On 14 April 2012, the High Court ruled in the case of Greenclose Limited v. National Westminster Plc that email is not a valid method for delivery of notifications under the 1992 ISDA Master Agreement. The case is notable for a number of other findings, including that:
- Amendments to the notifications section of an ISDA Master Agreement regarding valid methods and their effectiveness should not be deemed or assumed on the basis of courses of conduct but rather explicitly agreed and properly documented by the parties;
- Where email is a valid form of notification (for example under the 2002 ISDA Master Agreement), it is not subject to the postal rule and is therefore only effective upon delivery – the burden of which is on the sender – but that a simple “read receipt” notification would suffice in this regard;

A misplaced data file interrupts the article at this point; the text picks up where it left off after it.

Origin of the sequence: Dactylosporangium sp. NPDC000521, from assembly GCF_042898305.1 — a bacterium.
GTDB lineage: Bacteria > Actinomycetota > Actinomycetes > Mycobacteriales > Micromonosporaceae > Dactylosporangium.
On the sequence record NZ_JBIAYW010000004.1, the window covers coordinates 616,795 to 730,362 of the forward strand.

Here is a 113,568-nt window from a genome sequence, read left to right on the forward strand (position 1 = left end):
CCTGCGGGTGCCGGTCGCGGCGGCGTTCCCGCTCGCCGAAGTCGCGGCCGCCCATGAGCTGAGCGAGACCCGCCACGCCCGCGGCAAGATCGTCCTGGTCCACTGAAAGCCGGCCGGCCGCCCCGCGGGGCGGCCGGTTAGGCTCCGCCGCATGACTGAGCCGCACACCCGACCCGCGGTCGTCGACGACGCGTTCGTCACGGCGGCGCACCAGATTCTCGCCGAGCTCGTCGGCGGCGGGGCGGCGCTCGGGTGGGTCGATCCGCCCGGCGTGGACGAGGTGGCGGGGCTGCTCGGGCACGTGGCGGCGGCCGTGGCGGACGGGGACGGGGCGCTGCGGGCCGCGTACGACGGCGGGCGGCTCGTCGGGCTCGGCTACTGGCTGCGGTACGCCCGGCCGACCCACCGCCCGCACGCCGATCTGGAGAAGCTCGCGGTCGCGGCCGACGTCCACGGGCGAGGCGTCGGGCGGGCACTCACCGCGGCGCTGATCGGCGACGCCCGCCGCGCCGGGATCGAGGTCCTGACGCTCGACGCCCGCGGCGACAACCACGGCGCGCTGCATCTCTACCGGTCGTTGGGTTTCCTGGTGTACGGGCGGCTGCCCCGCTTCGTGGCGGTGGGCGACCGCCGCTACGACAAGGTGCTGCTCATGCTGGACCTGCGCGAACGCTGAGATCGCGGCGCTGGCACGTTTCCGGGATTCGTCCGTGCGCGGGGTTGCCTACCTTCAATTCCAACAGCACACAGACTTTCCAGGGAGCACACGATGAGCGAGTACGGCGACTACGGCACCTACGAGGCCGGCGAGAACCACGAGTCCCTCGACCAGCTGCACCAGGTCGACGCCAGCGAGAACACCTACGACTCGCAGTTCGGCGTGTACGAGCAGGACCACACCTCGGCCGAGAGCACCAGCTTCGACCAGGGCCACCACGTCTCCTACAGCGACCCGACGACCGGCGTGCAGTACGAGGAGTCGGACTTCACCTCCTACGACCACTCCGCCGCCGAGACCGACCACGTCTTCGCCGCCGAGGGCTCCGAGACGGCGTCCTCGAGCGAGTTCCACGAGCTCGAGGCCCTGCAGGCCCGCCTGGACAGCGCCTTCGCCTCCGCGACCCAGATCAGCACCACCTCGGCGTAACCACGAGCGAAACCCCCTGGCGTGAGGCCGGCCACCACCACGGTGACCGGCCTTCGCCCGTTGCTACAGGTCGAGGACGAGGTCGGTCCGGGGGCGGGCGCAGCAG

- It is the correct use of the contact details specified in the schedule to the ISDA Master Agreement, rather than the names specified in the schedule which determines the effectiveness of a notification; and
- There is no need for a party to act in “good faith” and/or in accordance with the principles of fair dealing in deciding whether to extend the terms of a derivatives transaction.
There are several lessons which can be learned from this case – the most relevant of which is that even seemingly innocuous provisions can have material consequences. The case also highlights the need for firms to be keenly aware of the terms contained within their derivative documentation portfolios to avoid, to the greatest extent possible, blind spots in the their data.
For an extended analysis of the case please refer to our article here.Contact Us